School says merit-based scholarship changes are part of ‘strategic plan to raise academic standards’

The University of Miami recently notified students of changes to the merit-based scholarship process, but was planning the changes for more than a year, said the university provost Thomas J. LeBlanc.

The changes to the scholarship awarding process, which will now focus on financial need and require students to fill out a Free Application for Federal Student Aid (FAFSA), are a result of an ongoing effort to improve the university’s academic standards, LeBlanc said.

“We found that a key reason students left [the university] was because they could not afford the remaining years of their college education at UM,” LeBlanc said. “We have a strategic plan to increase the quality of the student body and the retention rate.”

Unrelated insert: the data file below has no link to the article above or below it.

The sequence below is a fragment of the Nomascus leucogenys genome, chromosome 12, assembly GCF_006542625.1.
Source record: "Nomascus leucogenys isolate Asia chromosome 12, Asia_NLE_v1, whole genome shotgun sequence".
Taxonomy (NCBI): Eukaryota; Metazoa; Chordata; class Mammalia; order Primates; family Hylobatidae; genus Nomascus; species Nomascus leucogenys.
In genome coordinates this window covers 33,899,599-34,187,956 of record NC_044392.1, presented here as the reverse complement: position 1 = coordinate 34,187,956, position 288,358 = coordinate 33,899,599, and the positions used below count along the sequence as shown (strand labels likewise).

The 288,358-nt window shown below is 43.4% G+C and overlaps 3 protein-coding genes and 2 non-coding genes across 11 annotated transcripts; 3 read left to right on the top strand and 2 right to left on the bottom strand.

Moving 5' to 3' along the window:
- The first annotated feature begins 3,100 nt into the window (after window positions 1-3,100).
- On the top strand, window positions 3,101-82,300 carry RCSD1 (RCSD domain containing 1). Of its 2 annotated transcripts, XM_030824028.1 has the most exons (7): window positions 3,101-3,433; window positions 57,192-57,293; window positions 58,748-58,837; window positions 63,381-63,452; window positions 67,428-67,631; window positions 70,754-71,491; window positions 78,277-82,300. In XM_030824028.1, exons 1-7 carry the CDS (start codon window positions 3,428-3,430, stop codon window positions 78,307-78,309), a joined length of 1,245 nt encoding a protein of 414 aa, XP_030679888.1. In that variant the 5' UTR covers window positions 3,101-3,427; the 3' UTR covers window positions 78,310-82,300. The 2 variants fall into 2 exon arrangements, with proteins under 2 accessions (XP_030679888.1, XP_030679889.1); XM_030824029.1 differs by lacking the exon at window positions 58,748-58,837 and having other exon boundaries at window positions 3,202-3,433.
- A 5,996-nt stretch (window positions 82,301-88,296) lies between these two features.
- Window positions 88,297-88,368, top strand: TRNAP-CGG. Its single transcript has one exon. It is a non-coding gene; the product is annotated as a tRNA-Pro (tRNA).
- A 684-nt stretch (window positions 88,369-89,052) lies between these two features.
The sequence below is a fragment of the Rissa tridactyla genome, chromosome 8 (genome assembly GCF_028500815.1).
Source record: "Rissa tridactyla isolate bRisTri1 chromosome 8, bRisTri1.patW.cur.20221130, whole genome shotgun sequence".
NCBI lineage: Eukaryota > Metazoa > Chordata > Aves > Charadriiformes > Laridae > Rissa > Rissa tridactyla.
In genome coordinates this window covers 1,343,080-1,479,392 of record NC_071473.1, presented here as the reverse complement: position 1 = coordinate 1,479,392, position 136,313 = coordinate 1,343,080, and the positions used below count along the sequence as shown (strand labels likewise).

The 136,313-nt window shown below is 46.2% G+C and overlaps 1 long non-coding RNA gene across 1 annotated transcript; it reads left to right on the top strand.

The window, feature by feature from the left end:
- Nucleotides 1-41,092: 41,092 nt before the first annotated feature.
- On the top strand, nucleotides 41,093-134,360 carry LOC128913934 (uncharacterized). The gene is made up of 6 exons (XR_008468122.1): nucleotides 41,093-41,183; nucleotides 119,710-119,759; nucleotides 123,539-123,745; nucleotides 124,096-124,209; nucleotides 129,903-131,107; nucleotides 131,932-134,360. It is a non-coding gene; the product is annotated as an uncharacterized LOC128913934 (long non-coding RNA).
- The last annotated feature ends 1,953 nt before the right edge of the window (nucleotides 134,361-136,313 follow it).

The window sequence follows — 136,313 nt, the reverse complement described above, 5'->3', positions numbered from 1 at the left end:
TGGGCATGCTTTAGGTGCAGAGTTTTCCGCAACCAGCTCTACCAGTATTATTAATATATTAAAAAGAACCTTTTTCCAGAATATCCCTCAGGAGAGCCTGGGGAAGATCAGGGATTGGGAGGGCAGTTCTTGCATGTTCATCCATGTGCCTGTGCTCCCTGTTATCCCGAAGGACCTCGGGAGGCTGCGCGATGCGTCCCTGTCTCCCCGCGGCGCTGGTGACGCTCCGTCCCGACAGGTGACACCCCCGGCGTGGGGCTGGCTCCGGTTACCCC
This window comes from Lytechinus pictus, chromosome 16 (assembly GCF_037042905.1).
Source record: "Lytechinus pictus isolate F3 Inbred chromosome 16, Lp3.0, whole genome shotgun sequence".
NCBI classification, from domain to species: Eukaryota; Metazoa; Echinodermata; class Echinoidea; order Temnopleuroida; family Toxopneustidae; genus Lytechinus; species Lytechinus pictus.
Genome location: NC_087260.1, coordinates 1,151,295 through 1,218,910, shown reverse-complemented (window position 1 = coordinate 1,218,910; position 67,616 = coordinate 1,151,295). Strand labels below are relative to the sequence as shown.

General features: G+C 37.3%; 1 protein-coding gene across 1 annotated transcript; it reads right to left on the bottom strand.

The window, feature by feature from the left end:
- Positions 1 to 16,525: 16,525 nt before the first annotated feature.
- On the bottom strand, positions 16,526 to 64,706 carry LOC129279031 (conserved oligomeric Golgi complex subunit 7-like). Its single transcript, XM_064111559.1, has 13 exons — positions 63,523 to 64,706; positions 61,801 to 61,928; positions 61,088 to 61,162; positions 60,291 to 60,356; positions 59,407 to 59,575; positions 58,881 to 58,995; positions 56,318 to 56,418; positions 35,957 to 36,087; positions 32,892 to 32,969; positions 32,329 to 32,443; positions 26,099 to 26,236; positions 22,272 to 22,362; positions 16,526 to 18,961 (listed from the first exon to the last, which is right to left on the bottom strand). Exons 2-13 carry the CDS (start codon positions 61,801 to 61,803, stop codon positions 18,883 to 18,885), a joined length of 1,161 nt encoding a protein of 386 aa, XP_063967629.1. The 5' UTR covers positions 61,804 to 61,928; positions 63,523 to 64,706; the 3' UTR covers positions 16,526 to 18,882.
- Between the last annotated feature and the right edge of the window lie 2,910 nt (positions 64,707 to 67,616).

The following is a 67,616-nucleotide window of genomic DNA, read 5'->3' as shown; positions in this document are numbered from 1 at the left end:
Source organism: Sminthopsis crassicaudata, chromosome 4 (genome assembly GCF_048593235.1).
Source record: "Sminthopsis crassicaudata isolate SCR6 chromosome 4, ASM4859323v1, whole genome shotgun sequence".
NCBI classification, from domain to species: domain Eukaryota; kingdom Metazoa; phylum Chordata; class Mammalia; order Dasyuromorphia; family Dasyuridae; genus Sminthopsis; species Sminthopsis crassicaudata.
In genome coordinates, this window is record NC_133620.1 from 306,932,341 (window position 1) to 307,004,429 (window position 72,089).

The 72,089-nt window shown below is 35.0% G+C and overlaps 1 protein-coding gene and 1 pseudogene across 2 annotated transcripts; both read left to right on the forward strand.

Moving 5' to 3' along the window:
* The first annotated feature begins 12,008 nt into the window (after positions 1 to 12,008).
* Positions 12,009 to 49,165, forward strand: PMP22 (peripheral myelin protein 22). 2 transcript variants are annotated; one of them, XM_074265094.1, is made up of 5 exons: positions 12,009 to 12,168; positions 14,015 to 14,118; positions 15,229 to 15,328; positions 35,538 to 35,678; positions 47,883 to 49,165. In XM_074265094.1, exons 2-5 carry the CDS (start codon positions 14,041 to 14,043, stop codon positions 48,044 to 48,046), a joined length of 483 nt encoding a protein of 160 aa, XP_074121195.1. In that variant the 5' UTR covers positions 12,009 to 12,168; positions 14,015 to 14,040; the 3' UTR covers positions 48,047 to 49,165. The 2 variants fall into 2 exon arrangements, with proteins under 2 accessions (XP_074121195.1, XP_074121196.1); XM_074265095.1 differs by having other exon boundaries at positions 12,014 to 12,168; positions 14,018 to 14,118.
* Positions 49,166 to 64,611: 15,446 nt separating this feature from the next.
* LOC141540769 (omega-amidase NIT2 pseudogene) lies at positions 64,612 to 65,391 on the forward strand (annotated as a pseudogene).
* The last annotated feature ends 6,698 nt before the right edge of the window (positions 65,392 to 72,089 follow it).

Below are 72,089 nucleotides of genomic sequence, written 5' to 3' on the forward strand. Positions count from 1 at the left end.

The scholarship process, which was previously run by the individual colleges, will now be administered by the Office of Financial Assistance. LeBlanc said this change is aimed at ensuring scholarships are spread out evenly throughout the campus, but it will still follow donor guidelines and include input from professors.

“If the scholarship specifies that it needs to go to the best senior trumpet player, then that is what we will do,” LeBlanc said. “The goal for the future is to attract more scholarships with [fewer] donor restrictions.”

Although students currently enrolled will now receive money based on financial need, LeBlanc noted that an increased amount of money will be awarded to incoming freshmen as part of the university’s plan to raise academic standards.

“We’re making your degree more valuable,” he said.

While the new scholarship plan may provide more money for incoming students, some current undergraduates don’t agree with the new process.

“If [the university is] going to concentrate on FAFSA, they should account for